Findings from the analysis of recent influenza vaccine errors can be used to prevent mistakes during the COVID-19 vaccine campaigns that started in December 2020. Common contributing factors associated with flu vaccine errors that could also be risk factors for COVID-19 vaccinations include dilution or mixing errors; look-alike vaccine names, labels, and packaging; not checking or documenting administration in the immunization information system; and unsegregated freezer or refrigerator/storage.3 Two other vaccine error–related contributing factors often reported to the ISMP are communication barriers with patients and temperature excursions, and they may also affect COVID-19 vaccination efforts.

The ISMP also reviewed early COVID-19 vaccine errors voluntarily reported to its ISMP National Vaccine Errors Reporting Program.4 Numerous dilution errors with the Pfizer-BioNTech vaccine have led to overdoses when too little diluent was used, often 1 mL instead of 1.8 mL. In 2 cases, patients received the entire vial contents without dilution. In a clinic, patients received intramuscular injections of Regeneron’s monoclonal antibody casirivimab instead of the Moderna COVID-19 vaccine because of vague labeling of the monoclonal antibody, which included a product code name, not the established name. Wasted vaccines from inefficient scheduling or no-shows were reported, as was administration of the vaccine to patients younger than indicated.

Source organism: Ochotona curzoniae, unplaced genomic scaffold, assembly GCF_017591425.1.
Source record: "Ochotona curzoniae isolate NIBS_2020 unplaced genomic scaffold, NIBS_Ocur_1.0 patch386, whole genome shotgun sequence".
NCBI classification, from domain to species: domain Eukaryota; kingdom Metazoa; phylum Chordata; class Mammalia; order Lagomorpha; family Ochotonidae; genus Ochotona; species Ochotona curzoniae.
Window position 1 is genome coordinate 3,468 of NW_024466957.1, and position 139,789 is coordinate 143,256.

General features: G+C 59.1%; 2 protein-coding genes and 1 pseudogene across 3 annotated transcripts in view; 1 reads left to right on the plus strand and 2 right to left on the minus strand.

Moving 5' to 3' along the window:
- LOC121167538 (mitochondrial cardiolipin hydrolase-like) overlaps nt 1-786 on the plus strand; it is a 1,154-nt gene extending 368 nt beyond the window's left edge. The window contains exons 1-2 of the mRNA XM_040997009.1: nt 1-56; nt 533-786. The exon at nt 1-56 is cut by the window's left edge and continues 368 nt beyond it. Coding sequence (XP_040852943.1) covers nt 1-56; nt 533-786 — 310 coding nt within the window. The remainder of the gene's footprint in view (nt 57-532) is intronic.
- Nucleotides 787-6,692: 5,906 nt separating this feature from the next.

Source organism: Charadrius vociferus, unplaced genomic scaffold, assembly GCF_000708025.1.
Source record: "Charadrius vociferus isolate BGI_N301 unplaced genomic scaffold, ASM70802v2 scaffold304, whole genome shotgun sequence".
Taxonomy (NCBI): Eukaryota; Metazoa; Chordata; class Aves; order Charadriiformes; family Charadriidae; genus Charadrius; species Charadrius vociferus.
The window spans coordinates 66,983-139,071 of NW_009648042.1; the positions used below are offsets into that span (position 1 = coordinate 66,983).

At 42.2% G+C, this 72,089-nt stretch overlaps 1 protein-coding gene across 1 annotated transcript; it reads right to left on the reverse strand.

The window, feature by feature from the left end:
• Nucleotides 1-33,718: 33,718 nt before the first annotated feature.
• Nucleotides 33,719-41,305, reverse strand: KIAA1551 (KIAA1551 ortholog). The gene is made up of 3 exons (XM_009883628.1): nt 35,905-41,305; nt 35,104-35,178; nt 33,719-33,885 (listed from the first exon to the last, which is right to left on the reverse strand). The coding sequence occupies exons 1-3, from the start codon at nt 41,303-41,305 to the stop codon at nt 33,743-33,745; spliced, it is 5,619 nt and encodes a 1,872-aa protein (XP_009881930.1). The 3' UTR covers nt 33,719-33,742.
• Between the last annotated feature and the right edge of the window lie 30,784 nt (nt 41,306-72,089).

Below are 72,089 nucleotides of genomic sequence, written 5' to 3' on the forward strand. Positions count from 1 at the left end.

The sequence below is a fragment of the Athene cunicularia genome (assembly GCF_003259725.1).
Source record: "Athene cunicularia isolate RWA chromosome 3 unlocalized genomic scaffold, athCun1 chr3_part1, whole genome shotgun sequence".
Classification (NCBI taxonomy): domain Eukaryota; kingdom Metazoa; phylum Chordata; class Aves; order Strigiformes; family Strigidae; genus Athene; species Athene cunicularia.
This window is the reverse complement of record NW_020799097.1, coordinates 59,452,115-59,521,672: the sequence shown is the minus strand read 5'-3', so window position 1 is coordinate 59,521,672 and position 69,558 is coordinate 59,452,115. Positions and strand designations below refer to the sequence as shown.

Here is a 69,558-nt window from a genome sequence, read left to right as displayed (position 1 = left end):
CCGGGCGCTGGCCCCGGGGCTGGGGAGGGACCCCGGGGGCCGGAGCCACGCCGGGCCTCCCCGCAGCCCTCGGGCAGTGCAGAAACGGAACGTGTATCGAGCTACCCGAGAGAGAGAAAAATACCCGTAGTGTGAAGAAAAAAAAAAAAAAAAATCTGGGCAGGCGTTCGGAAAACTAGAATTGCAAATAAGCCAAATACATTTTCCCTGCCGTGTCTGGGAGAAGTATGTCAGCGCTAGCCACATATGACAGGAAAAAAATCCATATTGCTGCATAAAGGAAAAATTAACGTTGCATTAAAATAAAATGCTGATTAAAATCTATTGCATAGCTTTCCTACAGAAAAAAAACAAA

Here are some things to keep in mind:

  • Arrange vaccination sites to have enough space to assess patients before vaccination, observe them after vaccination, and treat patients who experience a reaction, all while
    maintaining social distancing and other pandemic measures.
  • Ensure the vaccine scheduling process includes a reliable system to confirm appointments.
  • Establish a standard process for dealing with leftover doses at the end of the day.
  • Prepare to immediately treat allergic reaction at all vaccination sites.
  • Provide vaccinators with a fact sheet for the vaccine(s) being used and verify their competency regarding vaccine storage and preparation, patient assessment, identification of the proper vaccine injection site, administration, and emergency treatment of anaphylaxis.


Michael J. Gaunt, PharmD, is a medication safety analyst and the editor of ISMP Medication Safety Alert! Community/Ambulatory Care newsletter at the Institute for Safe Medication Practices in Horsham, Pennsylvania.


  1. Inappropriate fentanyl patch prescriptions at discharge for opioid-naïve, elderly patients. Institute for Safe Medication Practices. July 2, 2020. Accessed March 15, 2021. https://ismp. org/resources/inappropriate-fentanyl-patch-prescriptions-discharge-opioid-naive-elderly-patients
  2. Targeted medication safety best practices for hospitals. Institute for Safe Medication Practices. February 21, 2020. Accessed February 10, 2021.
  3. Gaunt MJ. What factors contribute to influenza vaccine errors. Pharmacy Times®. February 16, 2021. Accessed March 15, 2021. ute-to-influenza-vaccine-errors
  4. Learning from errors with the new COVID-19 vaccines. Institute for Safe Medication Practices. January 14, 2021. Accessed March 15, 2021. 19-vaccines